As the Facebook call began to ring on a lovely Vancouver evening, the Cold Tea Collective team waited to be connected to the other side of the world. Suddenly, a handsome Desmond Chiam appeared on the screen with a smile (and Aussie accent) that could melt any heart.
Chiam is an Asian-Australian actor currently starring as Detective Wyatt Cole on ABC’s Reef Break. Filled with buried treasure and action-packed island scenes, Reef Break is Chiam’s first break into a crime-based drama.
You may also recognize him as “the Canadian” from Wong Fu’s Asian Bachelorette 2, General Riga in The Shannara Chronicles or Jethro from Now Apocalypse.
As he played with his luscious locks, Chiam shared with us how he landed his current role, his thoughts on mental toughness, and stories about his incredible wife and how he’s been balancing life both in Australia and Los Angeles.
No Internet, No Problem
“Every time I book a flight, I get a project. I booked a trip to Portugal with my wife and the day we were set to leave, I got a call from ABC,” said Chiam with a laugh.
Luckily, he would be able to screen test remotely but there was just one problem: this wasn’t a regular trip through Portugal. It was meant to be a road trip through the rural countryside, where internet connection would be almost non-existent.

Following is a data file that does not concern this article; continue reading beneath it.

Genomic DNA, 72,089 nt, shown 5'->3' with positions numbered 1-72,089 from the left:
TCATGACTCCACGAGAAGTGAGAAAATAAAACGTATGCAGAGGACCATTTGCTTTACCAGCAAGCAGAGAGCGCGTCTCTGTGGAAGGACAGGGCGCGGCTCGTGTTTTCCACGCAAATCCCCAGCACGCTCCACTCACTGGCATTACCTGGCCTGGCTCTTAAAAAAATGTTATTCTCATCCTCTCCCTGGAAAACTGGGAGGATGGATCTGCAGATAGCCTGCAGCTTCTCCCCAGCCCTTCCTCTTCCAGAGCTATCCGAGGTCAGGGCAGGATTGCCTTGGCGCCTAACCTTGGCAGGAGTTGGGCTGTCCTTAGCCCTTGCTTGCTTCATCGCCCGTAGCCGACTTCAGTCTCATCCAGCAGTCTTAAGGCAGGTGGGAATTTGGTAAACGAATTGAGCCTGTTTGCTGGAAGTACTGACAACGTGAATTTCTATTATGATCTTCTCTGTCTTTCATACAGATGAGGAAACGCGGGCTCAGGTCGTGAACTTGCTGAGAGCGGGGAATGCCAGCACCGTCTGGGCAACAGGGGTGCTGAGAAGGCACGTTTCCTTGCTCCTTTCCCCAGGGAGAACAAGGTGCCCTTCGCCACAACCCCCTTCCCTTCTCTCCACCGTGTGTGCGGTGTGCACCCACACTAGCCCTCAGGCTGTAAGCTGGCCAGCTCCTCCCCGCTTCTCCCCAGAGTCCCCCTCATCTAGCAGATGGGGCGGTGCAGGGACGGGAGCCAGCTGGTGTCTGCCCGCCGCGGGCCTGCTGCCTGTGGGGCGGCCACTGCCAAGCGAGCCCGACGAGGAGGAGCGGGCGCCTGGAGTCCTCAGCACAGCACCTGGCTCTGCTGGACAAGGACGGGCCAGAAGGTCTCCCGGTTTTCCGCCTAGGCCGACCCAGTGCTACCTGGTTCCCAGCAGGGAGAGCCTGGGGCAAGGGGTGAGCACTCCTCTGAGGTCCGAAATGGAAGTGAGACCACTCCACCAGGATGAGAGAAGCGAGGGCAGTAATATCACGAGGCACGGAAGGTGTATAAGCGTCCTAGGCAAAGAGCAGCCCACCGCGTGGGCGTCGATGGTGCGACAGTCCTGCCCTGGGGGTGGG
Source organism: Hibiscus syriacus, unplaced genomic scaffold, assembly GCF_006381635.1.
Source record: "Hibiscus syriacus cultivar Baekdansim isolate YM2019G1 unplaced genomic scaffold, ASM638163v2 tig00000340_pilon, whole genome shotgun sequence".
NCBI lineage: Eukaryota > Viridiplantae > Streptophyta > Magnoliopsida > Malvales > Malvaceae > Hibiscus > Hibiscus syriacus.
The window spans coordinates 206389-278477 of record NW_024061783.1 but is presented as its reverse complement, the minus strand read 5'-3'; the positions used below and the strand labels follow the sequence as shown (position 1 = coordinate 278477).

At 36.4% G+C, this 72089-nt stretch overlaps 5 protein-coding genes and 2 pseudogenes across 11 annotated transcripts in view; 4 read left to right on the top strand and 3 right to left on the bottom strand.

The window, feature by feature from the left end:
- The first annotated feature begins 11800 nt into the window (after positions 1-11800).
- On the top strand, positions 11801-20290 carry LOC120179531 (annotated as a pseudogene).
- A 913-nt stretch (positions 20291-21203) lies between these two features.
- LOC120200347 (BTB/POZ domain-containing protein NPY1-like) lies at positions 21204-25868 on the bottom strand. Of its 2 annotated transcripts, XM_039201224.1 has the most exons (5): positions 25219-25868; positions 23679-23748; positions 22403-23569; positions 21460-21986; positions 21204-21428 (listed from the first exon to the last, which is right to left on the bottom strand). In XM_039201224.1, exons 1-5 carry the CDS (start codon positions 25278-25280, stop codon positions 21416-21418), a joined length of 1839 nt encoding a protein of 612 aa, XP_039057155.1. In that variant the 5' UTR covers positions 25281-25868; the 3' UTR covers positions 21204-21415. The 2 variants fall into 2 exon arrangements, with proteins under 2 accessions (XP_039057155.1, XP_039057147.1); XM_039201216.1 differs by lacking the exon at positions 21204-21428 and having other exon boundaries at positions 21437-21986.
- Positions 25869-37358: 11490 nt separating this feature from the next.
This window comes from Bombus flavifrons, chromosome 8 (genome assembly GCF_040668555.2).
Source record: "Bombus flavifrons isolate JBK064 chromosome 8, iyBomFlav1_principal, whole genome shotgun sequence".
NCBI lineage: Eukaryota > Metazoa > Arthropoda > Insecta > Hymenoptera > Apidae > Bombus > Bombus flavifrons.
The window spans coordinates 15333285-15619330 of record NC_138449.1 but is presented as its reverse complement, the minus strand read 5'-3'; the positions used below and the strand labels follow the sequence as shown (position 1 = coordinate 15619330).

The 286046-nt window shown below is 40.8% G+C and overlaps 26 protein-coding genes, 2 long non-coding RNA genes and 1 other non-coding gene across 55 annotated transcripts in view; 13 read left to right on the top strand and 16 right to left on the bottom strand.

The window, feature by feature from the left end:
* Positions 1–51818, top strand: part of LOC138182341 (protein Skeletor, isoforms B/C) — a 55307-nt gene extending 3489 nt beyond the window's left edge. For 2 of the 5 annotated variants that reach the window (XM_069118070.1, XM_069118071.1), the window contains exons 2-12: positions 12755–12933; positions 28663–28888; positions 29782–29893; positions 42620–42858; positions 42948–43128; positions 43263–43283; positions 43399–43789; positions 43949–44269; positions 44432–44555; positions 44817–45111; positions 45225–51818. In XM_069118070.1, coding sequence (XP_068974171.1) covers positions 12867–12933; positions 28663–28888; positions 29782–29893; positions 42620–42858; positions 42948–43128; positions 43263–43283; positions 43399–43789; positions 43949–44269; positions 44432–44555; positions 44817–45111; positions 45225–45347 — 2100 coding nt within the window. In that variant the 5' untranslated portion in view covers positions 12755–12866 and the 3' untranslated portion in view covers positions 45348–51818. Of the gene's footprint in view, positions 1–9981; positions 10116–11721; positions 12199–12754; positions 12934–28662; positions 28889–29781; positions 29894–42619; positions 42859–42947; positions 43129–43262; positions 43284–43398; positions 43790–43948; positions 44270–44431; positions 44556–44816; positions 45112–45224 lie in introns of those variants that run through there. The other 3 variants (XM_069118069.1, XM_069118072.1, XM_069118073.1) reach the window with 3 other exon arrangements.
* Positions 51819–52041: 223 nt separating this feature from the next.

“I was running around a cottage in small town Portugal trying to make it work. There was only one corner of the cottage that could get a decent signal so I had to ask other guests to move out of their rooms,” said Chiam.
Despite the screen test panic, he is now a detective on what he describes as a “cop show meets Tomb Raider meets Indiana Jones with a little bit of Miami Vice.”
Meant to act as a successor to the popular Hawaii Five-O, we asked him what it’s like to play a character not necessarily intended to be Asian.